The Princess in the Tower

The Princess languished in the tower year after lonely year. She had almost given up peering through its only window to see the clouds pass by, just as life was passing her by, and the birds making nests in the treetops below, just as she would never have a family or home of her own.

Why she had been locked in the cylinder of stone since birth she couldn’t say. She suspected jealousy on the part of the old woman who was her gaoler and her only contact with the human race. The Princess would idle away the hours imagining stories: the old woman had stolen her as a baby and things had got out of hand and now she couldn’t possibly return her to her real, royal family… The old woman had entered into a pact with an enchantress and the price of having a baby had been her youth and beauty, and now she kept her daughter imprisoned in a place so secret no enchantress could ever find her…

Now, as her eighteenth birthday approached, she yearned more than ever to leave the tower, to feel the green grass, so distant and unknowable, tickle her feet; to paddle in the silver stream she could see glistening in the distance; to meet people – her subjects! – and talk with them and actually at long, long last live in the world that had been denied her for a lifetime.

She had concocted a plan years ago, when the old woman had become too frail to climb the hundreds of steps to the top of the tower. Nowadays, the old woman would put provisions in a bucket on a long, long rope and the Princess had to haul it all the way up to the window or go without her supper.

The Princess planned to climb down the rope and run and run and run, she cared not in which direction; she just had to get away. But she bided her time. She waited and waited. And waited.

One day the old woman didn’t come. Or the next day. Or the next. The rumbles in the Princess’s belly echoed through the tower. But she continued to wait. Perhaps the old woman was sick. She would get better and then she would return…

Perhaps – the Princess’s blood ran cold to think of it – perhaps the old woman was dead.

A week passed. The old woman was dead, to be sure, and the Princess would surely starve.

The time had come at last to climb down the rope and flee to freedom.

The Princess sat on the windowsill. A wave of vertigo nauseated her and she almost swooned. She put one foot in the bucket and held onto the rope with both hands, clutching it tight so that the bucket did not plummet to the ground and take her with it to certain death on the stony ground below.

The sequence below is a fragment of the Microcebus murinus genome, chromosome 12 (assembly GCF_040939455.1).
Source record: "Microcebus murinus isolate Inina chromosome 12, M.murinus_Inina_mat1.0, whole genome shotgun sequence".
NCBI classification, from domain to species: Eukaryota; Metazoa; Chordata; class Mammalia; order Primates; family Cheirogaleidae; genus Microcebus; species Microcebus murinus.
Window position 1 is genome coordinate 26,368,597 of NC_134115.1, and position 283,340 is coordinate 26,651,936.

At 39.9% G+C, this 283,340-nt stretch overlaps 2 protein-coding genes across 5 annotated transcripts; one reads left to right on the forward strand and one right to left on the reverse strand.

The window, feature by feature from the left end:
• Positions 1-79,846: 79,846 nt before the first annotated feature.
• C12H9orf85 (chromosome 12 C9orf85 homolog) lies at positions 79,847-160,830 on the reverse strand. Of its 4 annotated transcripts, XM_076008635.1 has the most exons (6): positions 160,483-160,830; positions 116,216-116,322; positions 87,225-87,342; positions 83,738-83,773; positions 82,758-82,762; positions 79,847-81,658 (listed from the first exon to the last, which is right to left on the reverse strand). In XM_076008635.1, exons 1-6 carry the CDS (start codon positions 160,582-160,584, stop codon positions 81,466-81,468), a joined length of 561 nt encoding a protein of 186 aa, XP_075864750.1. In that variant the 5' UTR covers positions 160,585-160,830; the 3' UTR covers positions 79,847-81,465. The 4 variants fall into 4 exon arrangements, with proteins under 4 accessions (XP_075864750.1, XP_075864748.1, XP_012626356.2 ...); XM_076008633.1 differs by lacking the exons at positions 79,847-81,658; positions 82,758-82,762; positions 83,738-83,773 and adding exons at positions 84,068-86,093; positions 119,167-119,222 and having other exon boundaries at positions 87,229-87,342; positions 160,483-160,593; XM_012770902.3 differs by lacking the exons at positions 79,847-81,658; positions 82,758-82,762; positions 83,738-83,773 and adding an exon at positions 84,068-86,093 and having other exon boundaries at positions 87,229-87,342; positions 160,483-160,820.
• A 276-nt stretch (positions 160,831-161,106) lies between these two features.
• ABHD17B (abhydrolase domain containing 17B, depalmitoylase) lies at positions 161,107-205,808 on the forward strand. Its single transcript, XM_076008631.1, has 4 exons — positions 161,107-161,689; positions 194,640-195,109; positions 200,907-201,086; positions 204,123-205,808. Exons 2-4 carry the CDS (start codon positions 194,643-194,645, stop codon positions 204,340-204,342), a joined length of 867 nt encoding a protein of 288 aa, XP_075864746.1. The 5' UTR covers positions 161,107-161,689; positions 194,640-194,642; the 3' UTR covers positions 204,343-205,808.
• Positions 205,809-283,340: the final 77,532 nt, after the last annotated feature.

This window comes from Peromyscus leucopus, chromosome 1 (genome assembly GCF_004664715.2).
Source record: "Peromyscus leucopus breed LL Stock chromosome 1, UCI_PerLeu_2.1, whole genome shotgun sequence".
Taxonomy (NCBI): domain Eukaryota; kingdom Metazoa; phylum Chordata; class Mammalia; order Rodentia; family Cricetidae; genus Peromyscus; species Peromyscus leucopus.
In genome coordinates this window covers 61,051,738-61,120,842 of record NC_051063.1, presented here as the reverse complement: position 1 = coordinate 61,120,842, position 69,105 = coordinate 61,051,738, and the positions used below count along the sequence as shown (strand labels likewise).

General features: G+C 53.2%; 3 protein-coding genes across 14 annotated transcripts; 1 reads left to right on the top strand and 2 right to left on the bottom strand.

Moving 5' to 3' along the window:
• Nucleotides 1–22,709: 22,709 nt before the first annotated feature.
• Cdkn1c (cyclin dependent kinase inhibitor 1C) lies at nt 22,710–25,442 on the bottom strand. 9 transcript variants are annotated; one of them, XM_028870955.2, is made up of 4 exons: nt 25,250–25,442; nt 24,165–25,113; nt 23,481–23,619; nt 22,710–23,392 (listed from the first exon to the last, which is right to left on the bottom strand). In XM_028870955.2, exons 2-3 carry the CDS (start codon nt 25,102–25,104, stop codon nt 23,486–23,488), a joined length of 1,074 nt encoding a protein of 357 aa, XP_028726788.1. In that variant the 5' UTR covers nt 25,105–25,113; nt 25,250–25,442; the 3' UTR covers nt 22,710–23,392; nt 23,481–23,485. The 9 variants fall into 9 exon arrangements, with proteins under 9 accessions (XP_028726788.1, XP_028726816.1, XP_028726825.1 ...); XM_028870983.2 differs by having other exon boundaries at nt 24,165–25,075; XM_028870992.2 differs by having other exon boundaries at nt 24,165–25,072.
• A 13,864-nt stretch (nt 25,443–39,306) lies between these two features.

Gradually, she lowered herself, moving hand over hand, until the window was a speck above her and the shadow of the trees fell across her, and the smell of the grass and the flowers rose up to her nose as though in greeting.

The bottom of the bucket hit the ground. The Princess held her breath and stepped out. She was free at last.

“Who goes there?” said a voice, a deep voice, quite startling the Princess. She gazed at the man who had spoken with wonder and admiration on her face. His armour was glinting in the sunlight and so was the tip of the pikestaff he was pointing at her chest.

“Why,” said the Princess. “Do you not know who I am?”

“Oh, we know who you are all right.” The man nodded to his confederates who were strolling around the base of the tower. “Here, lads. We’ve got her at last. This is Old Sal’s girl. For years, the old boot’s been robbing the palace kitchens blind and this one here’s been scoffing the lot. Eating the evidence.”

“She wants locking up,” said another.

“No!” cried the Princess. “That’s the last thing I want.”

But her words fell on deaf ears. The men marched her off to the castle where she was locked in a dungeon, deep under the ground, and left there to rot.

 tower

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